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Do you have a relative who was entitled to the Anzac Commemorative Medallion?

Every Anzac soldier who served on the Gallipoli Peninsula, or in direct support of operations there - or his family if he did not survive until into the late 1960s - was entitled to be issued with the Anzac Commemorative Medallion.
(shown below).

The medallion was issued in 1967, and as a result


If you are the descendant of an Anzac soldier, you MAY still be entitled to claim the medallion.





For Australian Soldiers' Medallions

Contact the following:
(Address updated September 2016)

Directorate of Honours and Awards
CP2-1, Department of Defence
PO Box 7952


BEFORE contacting, check the Questions and Answers page:
Questions and Answers

Include as many details as possible regarding the soldier on whose behalf you wish to claim the medallion.
Full name, rank and unit, and service number
are generally required

If the medallion has not previously been issued, and if you qualify for issuance, you may proceed with the application and should receive the medallion.

I'm very grateful to Mr Charles La Nauze, of South Australia, for informing me that he applied for and received, in Feb 2000, the medallion for his grandfather, Captain C.A. La Nauze, of the 11th Battalion. Below is his message to me, reproduced here in order to give an idea to anyone applying of the process involved and the time it can take:

The medallion was sent by registered post and comes in a presentation case
with a moulded velvet base to receive the medallion, with a silk lined
hinged lid. In my opinion a very suitable presentation.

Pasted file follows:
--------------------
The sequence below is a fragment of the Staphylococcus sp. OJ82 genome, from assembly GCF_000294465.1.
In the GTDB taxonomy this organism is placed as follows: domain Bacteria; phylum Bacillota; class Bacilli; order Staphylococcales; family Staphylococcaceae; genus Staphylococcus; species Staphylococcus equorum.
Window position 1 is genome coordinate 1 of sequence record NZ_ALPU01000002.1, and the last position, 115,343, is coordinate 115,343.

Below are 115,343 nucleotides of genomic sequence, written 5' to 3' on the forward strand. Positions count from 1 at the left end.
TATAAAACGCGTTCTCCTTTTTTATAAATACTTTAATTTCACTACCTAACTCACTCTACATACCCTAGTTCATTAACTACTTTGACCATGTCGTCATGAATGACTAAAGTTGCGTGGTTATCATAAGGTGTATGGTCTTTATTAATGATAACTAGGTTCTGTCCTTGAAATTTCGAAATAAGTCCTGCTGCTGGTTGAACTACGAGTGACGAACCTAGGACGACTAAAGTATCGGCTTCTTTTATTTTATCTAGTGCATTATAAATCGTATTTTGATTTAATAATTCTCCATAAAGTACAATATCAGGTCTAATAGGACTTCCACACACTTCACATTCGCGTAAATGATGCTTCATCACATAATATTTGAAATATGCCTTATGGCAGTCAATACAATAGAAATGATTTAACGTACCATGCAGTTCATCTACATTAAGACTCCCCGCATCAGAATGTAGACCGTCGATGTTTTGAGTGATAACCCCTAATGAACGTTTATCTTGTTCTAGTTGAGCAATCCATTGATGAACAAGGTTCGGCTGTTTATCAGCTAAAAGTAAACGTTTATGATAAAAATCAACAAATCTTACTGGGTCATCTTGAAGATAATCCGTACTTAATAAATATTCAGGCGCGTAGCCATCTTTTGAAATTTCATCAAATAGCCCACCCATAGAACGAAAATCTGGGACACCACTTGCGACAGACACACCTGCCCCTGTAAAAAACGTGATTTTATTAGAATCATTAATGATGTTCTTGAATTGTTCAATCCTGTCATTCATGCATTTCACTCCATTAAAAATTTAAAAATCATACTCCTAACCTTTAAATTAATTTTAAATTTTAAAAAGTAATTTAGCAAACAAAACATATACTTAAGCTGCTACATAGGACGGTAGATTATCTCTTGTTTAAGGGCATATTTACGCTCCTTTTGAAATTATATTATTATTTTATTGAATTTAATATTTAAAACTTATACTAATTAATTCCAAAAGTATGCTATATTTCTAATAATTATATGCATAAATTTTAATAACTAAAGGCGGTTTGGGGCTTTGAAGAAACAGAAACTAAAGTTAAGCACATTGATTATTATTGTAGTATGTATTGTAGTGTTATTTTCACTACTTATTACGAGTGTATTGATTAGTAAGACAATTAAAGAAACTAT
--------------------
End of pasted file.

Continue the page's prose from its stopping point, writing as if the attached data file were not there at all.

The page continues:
I received a post card acknowledgement of the application within a
few weeks which warned that there would be delays due to heavy work load.
I rang the medals section after about six months and was told the application
was received but not yet processed. I rang again several times and
eventually was told the medallion had been approved. A couple of months
later (January 2000) I received a formal letter advising that the medallion
was available to family members in an order of precedence. A form was
enclosed to claim the medallion in which I was required to state that I
believed I was the person entitled to the medallion and that I would
surrender the medallion if a preferential claimant came forward. This form
only required a signature witness.
The medallion arrived a few weeks after this form was sent. Acknowledgement
of receipt was requested (SAE enclosed).

Captain La Nauze was killed in action at Silt Spur, on the southern Anzac flank, Gallipoli, on 28th June 1915.
My thanks to Mr La Nauze for supplying me with the photo of his grandfather used in Captain La Nauze's record page.


If you would like more information on the soldier, digitised individual's service dossiers are available from
National Archives


For New Zealand Soldiers' Medallions

For claiming the Anzac Commemorative Medallion for a New Zealand soldier,
see:this page